Much of that appreciation can be seen in the interactions with people, whether it be host families or strangers met while traveling.

Dominick Rivers at the Great Pyramids of Giza.

While on a trip to Cairo, Egypt, Dominick Rivers ’19 was on a run at the Great Pyramids of Giza, when he befriended a watchman named Nasar, who took him to parts of the site not available to the general public. From there, Rivers shared a dinner with his family, viewed Nasar’s artwork – a sculptor – and meditated.

“It was truly a fantastic experience that affirmed an already held belief,” said Rivers, who was based in Prague, Czech Republic. “As humans, we are in this together just to make life that much easier and enjoyable for one another.”

Solis was moved during a visit to Peñiscola, Spain. The town holds a noteworthy castle that dates back to the Crusades, and was recently featured prominently on HBO’s Game of Thrones. Such a journey was like a trip through time, according to Solis.

“I was able to do something that I never thought was possible, set foot in a historical monument previously used for an event that took place a little over 900 years ago,” he said.

Immanuel Mitchell-Sodipe ’18 spoke of shared experiences with his host family while in Guatemala. He remembered conversations with his host mother, Rubi, and connections made when discussing the issues that affect the poor and underrepresented.

Immanuel Mitchell-Sodipe  snaps a photo in Guatemala.discussing the issues that affect the poor and underrepresented.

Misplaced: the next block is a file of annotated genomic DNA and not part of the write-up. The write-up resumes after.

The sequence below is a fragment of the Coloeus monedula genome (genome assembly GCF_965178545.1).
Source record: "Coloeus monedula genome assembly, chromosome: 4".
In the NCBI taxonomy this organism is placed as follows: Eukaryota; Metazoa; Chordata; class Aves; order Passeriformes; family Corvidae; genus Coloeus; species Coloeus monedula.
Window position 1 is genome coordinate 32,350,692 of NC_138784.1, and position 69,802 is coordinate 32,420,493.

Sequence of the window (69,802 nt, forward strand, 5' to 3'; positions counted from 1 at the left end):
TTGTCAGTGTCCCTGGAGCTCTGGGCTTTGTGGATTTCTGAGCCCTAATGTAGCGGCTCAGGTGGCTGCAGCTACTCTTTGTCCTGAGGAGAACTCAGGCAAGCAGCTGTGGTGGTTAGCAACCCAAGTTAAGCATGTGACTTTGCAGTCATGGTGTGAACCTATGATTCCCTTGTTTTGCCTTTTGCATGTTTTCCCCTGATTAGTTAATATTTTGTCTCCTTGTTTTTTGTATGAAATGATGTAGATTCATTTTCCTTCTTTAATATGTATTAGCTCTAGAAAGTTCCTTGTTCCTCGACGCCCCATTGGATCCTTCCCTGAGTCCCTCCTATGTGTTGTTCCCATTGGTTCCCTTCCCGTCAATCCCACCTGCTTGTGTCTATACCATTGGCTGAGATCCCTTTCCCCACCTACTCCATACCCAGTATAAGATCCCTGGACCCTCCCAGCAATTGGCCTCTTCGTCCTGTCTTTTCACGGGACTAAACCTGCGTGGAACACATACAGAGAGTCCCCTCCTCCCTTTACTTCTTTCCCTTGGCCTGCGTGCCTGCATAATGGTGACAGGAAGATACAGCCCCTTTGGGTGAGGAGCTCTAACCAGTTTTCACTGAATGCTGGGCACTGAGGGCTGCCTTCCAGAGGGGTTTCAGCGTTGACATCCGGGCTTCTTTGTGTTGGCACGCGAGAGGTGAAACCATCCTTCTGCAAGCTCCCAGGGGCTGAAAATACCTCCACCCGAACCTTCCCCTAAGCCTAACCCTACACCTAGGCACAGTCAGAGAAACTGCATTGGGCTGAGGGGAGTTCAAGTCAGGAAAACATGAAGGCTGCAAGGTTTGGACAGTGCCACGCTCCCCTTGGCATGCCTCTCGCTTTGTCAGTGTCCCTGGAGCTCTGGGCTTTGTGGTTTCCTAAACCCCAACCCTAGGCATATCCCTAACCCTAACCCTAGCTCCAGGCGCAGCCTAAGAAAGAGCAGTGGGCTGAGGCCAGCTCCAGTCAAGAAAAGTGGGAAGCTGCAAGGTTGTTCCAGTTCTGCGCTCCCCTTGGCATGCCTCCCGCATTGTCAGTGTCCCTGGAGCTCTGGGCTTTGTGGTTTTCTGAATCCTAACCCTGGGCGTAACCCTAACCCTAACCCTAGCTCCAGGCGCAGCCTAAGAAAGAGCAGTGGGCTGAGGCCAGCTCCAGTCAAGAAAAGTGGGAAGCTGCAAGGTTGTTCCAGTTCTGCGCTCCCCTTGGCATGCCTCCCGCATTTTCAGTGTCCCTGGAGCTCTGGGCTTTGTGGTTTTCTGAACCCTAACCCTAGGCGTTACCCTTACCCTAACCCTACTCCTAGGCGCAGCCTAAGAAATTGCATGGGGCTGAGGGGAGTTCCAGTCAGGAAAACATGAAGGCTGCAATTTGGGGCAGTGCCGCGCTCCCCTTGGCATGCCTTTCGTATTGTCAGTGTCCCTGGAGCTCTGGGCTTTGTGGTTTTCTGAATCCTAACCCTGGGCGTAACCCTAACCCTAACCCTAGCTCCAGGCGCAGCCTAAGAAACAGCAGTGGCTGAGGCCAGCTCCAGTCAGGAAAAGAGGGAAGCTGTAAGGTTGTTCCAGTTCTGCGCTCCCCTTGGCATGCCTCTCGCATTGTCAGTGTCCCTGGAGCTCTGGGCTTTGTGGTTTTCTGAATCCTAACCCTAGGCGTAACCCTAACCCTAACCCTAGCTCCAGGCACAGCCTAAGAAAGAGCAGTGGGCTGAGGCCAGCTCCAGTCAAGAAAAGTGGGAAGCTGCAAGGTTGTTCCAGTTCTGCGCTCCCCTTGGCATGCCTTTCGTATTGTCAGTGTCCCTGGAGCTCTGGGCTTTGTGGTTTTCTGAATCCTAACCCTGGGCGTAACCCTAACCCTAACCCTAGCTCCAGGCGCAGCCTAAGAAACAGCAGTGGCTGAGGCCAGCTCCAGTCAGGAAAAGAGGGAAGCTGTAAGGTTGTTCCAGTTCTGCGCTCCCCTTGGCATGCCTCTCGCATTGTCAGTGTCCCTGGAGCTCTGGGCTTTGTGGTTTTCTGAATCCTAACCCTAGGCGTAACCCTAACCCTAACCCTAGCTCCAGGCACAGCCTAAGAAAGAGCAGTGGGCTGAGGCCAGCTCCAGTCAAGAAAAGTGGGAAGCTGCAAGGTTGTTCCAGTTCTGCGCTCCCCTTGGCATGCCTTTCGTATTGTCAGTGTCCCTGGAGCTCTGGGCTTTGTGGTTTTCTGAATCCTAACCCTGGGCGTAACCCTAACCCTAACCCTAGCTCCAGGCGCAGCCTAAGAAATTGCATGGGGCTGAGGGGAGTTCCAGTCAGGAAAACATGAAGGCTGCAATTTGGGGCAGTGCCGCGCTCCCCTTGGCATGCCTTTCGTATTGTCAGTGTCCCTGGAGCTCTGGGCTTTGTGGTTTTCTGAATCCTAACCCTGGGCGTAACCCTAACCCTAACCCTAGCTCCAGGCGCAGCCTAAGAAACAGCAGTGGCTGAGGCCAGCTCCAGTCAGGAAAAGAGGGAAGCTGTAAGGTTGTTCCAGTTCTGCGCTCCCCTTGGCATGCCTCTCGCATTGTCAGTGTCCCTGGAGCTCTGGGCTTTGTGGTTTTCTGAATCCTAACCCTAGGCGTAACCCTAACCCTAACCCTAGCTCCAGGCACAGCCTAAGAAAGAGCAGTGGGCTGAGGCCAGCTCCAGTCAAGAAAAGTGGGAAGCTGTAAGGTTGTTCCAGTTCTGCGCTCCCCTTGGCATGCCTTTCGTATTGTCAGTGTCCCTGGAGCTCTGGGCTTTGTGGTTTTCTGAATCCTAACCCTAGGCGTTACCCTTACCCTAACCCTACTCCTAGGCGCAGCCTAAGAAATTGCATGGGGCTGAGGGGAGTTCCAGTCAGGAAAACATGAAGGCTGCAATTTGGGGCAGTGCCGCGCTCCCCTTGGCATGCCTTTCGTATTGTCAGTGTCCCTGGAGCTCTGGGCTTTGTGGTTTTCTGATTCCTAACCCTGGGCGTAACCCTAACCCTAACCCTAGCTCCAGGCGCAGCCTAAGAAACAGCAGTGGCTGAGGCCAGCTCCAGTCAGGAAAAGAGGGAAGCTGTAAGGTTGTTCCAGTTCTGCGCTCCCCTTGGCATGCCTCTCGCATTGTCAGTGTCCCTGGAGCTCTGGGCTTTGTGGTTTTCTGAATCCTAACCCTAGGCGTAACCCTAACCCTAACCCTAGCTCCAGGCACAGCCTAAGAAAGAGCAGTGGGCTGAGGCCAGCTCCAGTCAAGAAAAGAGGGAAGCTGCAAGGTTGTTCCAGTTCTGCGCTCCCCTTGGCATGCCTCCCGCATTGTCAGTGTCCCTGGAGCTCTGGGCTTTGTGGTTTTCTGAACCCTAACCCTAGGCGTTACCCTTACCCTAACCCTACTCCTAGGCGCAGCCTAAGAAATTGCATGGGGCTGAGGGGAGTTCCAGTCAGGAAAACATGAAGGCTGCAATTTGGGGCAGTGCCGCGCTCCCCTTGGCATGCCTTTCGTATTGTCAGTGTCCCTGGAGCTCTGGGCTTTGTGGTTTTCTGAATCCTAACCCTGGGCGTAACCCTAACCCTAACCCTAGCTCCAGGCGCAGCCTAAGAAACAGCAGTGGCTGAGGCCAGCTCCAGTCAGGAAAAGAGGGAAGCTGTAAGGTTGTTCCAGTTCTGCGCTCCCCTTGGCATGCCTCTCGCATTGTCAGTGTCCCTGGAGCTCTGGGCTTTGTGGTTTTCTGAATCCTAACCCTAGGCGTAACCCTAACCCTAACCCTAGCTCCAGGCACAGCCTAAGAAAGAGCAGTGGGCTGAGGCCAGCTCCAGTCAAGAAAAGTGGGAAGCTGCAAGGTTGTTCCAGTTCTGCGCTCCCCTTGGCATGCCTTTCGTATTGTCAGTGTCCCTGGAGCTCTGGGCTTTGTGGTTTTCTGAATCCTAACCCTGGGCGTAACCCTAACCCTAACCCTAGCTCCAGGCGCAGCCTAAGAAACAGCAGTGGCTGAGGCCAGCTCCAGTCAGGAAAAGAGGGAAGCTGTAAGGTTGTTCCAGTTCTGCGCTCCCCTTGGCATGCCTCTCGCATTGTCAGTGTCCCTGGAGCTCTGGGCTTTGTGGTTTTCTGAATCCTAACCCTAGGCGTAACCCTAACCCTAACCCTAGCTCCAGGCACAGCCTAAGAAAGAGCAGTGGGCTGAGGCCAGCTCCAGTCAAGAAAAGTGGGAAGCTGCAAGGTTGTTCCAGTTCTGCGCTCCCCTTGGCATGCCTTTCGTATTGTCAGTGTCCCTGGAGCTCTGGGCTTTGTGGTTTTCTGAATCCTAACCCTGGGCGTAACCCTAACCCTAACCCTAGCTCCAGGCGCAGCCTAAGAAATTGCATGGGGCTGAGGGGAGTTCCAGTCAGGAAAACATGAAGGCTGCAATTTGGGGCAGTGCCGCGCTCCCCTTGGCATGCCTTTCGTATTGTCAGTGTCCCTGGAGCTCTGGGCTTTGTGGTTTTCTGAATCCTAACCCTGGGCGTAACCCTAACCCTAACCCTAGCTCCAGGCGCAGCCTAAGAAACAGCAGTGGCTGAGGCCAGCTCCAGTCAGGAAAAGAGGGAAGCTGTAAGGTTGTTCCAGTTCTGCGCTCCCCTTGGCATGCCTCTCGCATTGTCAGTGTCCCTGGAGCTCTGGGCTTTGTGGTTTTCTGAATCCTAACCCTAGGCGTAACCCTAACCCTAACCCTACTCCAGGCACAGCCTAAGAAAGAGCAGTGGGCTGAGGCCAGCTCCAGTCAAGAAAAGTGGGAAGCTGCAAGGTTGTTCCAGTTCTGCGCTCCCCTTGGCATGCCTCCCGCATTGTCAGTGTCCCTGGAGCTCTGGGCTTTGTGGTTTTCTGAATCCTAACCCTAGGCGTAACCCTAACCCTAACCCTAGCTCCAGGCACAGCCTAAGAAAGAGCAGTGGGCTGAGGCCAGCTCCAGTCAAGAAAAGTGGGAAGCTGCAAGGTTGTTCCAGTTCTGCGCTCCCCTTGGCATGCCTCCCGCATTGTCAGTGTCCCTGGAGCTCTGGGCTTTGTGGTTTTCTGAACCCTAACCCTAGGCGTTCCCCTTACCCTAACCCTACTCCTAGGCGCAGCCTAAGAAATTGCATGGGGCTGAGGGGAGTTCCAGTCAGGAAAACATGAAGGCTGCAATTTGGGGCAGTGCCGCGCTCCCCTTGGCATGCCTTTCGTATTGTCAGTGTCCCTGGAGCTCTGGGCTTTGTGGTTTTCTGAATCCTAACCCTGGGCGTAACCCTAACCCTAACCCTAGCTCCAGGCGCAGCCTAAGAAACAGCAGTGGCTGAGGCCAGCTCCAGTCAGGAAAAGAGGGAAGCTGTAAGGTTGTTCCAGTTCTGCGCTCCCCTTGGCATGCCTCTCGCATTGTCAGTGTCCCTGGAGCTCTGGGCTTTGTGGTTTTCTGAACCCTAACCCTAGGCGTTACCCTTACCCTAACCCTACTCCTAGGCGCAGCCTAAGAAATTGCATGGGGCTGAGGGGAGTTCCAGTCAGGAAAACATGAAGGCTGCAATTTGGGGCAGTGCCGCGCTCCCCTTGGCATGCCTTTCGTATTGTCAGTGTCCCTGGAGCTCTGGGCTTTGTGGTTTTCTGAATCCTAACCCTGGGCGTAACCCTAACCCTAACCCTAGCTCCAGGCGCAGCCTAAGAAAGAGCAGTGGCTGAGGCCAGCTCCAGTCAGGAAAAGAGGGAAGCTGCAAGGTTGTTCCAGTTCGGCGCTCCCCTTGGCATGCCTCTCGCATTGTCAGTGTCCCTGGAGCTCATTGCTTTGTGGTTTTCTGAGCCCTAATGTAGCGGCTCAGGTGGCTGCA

“The world seems smaller, like people share my politics and experiences,” he said “People love, and they imagine a better world.”

Two of Wabash’s Gilman Scholarship recipients had traveled outside the United States previously. For Rivers, it was his first trip abroad, and he appreciated the familiarity he discovered.

“There might be a lot of land and sea that separates us, but deep down we are all looking for the same thing – to enjoy the time we have and to make it last,” he said.


Your Sense of Place in the World

Richard Paige — I felt like Bob Royalty’s REL 290 immersion trip to Israel needed closure, and the podcast and this blog were deemed necessary to finally and properly wrap my arms around all that an immersion experience could be.

I waited 10 days after we returned from Israel to schedule a podcast recording to give those shared experiences a chance to marinate a bit in their mind. The best part is that even 10 days later, the guys were just as engaged and thoughtful as they had been when we were in country.

We were midway through the podcast recording itself when the question hit me, so I scribbled it at the bottom of my notes to make sure that I remembered to ask it: what did trip do for your sense of place in the world?

Your sense of place in the world. Their words are better than mine.

(From left) REL 290 students Jimmy Suess, Aaron Becker, Anthony Douglas, Tim Riley, and Cameron Glaze during the podcast recording.